The House in the Cerulean Sea, by T.J. Klune
Book Review/ 15. April 2022

The House in the Cerulean Sea by T.J. Klune My rating: 5 of 5 stars »We are who we are not because of our birthright, but because of what we choose to do in this life. It cannot be boiled down to black and white. Not when there is so much in between. You cannot say something is moral or immoral without understanding the nuances behind it.”« From a world obviously different from ours (magic and magical beings exist there!) but closely related to ours, in T.J. Klune’s “The House in the Cerulean Sea” we are told a modern fairy tale about an orphanage and its inhabitants. Linus Baker, a caseworker of the “Department in Charge Of Magical Youth” is charged to investigate an orphanage under the wings of Arthur Parnassus who is overseeing the well-being of six especially dangerous orphaned children – one of them being the devil’s child! What Linus discovers, though, is completely different from what he expected… First and foremost this is a book about kindness and love. There isn’t much “action” because this is a book that lives from the loves it exudes: There is the “master” of the house, Arthur, who is much more…

Planetside (Planetside #1), by Michael Mammay
Book Review/ 6. April 2022

Planetside by Michael Mammay My rating: 2 of 5 stars This is going to be yet another difficult review. There’s no doubt: “Planetside” is suspenseful and exciting military science fiction. There’s also no doubt there are plot holes, loose ends and an ending that’s extremely problematic. Let’s start at the beginning, though, at which Colonel Carl Butler, semi-retired of Space Command, is sent to the Cappa system by his superior and old acquaintance General Serata. This is where the trouble starts: Michael Mammay keeps hinting at the tour(s?) of duty, Butler completed in Cappa but we never learn what happened, why Butler drinks habitually, how he lost his daughter on planet Cappy and so much more.We get to know that Butler is supposed to find out about the fate of the son of some SPACECOM hotshot but that’s it. Early on in his investigation, Butler realises there’s a lot of weird business going on both “planetside” on Cappa and on the Cappa Base in its orbit. Since Butler’s primary “tactic” is to metaphorically bash in some doors if he can’t think of any real plan (and he usually can’t), he upsets a lot of people from different commands like Medical…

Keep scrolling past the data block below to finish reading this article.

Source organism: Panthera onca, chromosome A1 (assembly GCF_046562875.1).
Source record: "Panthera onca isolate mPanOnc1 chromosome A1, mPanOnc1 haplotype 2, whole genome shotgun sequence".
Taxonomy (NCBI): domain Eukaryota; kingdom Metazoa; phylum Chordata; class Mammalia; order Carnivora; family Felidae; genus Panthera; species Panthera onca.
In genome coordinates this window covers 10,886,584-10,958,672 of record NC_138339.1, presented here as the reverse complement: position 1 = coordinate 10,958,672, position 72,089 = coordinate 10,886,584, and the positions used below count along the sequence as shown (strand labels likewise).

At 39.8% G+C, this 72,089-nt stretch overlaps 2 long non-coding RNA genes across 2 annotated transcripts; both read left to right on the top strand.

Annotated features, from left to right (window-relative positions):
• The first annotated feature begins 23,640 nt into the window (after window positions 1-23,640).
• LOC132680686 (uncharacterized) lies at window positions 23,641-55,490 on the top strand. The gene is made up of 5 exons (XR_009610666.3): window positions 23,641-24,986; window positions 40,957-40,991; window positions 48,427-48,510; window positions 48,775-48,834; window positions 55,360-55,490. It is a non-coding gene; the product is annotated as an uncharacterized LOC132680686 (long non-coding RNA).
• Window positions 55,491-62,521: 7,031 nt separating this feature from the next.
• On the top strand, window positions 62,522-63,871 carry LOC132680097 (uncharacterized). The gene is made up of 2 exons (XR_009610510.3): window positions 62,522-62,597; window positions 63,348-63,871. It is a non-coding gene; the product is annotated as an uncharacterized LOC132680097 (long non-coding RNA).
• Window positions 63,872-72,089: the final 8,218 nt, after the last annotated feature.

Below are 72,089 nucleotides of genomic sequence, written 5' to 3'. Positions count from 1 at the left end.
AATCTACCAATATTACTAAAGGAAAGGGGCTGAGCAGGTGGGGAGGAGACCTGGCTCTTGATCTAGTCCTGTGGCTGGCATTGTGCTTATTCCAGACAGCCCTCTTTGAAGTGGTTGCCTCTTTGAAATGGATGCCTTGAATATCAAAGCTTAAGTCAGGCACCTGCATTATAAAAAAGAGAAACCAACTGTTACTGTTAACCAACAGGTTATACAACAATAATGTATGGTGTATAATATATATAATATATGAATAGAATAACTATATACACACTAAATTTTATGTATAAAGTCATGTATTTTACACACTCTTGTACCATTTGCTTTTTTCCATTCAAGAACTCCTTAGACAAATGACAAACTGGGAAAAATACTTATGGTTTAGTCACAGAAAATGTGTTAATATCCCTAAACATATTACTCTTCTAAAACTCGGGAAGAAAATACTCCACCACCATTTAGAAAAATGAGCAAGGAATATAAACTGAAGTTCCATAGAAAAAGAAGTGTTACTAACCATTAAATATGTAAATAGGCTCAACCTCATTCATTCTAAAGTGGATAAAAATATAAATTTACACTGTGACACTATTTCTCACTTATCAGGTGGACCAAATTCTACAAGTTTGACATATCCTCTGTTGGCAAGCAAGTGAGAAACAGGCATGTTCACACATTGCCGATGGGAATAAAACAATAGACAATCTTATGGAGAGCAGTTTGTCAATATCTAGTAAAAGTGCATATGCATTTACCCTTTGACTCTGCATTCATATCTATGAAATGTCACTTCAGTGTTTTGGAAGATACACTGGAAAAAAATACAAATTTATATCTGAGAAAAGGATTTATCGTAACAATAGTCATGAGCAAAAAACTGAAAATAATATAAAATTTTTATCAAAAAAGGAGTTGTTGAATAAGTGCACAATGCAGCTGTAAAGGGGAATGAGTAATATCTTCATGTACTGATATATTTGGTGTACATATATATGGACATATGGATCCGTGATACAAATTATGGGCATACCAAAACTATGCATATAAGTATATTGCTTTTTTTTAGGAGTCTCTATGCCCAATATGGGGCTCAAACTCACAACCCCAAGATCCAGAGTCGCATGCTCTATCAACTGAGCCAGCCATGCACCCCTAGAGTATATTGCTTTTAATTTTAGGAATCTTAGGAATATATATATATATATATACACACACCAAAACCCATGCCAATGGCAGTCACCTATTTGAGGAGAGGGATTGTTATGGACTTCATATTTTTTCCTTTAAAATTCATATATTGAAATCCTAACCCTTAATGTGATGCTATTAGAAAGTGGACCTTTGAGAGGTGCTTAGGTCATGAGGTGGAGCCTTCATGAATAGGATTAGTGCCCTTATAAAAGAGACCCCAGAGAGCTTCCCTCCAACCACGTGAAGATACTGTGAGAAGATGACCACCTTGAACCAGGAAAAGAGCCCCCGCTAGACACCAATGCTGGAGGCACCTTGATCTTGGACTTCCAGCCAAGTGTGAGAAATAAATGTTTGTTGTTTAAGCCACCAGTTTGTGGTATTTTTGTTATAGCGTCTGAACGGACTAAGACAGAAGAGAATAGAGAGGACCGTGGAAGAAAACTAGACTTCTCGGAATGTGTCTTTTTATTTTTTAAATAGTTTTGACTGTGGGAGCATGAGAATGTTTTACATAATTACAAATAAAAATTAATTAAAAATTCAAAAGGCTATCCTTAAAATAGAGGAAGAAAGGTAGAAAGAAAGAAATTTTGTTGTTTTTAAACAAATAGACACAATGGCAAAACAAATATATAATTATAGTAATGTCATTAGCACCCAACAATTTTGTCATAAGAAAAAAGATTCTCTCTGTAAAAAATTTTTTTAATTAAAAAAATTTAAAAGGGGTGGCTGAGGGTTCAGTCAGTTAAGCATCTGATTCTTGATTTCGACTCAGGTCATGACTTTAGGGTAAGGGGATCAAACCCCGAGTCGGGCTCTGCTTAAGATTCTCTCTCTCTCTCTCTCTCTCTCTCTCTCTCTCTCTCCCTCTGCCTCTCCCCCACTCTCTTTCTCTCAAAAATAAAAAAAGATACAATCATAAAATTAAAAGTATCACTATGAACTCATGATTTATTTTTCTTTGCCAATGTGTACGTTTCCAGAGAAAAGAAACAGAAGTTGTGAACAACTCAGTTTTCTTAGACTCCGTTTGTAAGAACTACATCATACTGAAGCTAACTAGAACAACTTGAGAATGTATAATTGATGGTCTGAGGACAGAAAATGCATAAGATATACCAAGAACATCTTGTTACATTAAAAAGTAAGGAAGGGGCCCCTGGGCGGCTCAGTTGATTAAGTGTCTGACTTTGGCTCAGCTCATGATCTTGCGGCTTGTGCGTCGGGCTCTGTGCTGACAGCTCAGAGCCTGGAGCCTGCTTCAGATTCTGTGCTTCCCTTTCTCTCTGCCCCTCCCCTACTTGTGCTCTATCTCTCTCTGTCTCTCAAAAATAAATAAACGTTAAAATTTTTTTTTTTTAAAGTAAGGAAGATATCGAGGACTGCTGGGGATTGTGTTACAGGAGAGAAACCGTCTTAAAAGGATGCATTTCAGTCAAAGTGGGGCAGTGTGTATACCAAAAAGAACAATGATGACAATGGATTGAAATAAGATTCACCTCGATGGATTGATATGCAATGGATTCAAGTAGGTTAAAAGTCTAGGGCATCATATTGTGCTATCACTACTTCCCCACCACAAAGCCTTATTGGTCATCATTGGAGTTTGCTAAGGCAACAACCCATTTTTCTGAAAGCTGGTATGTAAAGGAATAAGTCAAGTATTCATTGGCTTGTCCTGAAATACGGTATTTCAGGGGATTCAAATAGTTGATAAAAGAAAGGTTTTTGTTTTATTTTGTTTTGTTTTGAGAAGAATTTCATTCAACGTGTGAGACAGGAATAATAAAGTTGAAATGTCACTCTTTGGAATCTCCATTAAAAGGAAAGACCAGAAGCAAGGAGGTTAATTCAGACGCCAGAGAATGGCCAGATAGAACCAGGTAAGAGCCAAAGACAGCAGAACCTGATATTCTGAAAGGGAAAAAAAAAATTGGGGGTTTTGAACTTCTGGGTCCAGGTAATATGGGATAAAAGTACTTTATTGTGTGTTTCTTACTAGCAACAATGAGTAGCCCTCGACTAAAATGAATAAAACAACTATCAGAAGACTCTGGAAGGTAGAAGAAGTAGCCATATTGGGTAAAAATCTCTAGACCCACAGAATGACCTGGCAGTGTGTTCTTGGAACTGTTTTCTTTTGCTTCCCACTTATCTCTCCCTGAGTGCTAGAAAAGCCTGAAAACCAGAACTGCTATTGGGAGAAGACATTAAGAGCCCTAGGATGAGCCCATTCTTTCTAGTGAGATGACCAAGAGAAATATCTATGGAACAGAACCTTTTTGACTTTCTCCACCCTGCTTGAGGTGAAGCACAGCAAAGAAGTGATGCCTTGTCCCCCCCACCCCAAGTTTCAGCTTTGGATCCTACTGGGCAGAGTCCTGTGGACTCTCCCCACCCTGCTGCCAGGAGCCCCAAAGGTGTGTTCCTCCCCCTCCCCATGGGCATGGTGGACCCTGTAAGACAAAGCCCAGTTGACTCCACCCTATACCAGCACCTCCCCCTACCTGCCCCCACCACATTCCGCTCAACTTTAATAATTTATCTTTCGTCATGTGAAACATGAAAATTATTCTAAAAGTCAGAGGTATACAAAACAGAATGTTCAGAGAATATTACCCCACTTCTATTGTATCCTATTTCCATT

The Kaiju Preservation Society, by John Scalzi
Book Review/ 28. March 2022

The Kaiju Preservation Society by John Scalzi My rating: 5 of 5 stars This was great escapist fun! This book read like the happy child of Douglas Adams’ “Hitchhiker’s Guide to the Galaxy” and Martha Wells’ “Murderbot” (in tone more than in spirit!) with a bit of Ernest Cline’s “Ready Player One” mixed in for good measure! After so many “mixed reading results” so far this year, this was a much needed blast of fresh, contemporary air that expertly blew away any residue of blues. This is a fun, feel-good book, a book like a really good popcorn movie. This book is, in Scalzi’s own words: »It’s a pop song. It’s meant to be light and catchy, with three minutes of hooks and choruses for you to sing along with, and then you’re done and you go on with your day, hopefully with a smile on your face. I had fun writing this, and I needed to have fun writing this. We all need a pop song from time to time, particularly after a stretch of darkness.« I so enjoyed Jamie Gray, the lead character, who feels like an immensely nice person… Diversity comes naturally into play as well and,…

Traditions, by Michael J. Sullivan
Book Review/ 6. February 2022

Traditions by Michael J. Sullivan My rating: 3 of 5 stars What a curious coincidence! Immediately after finishing “The Ones Who Walk Away from Omelas” I picked up “Traditions”. Written in Michael’s world of Elan, it features Annie, a girl who’s about to be sacrificed to a monster for the continued well-being of her village.Presented by her boyfriend with an opportunity to flee together, she rejects his plan but decides not to play by the age-old rules but to try and determine her own fate. Thus, she walks up to the lair of the monster and confronts it. The monster, an old, basically invalid dragon tries to talk her out of killing him by presenting the possible catastrophic consequences if it becomes known that the dragon “protecting” the village is gone. That all the sacrifices for a very long time have been for nought. In contrast to the people of Omelas, Annie decides not to play by the rules: She does not accept the potential consequences as a given. She does not sacrifice herself for the greater good. Instead, she changes the rules and when she leaves the cave, a new dawn is rising. Let’s not accept rules just because…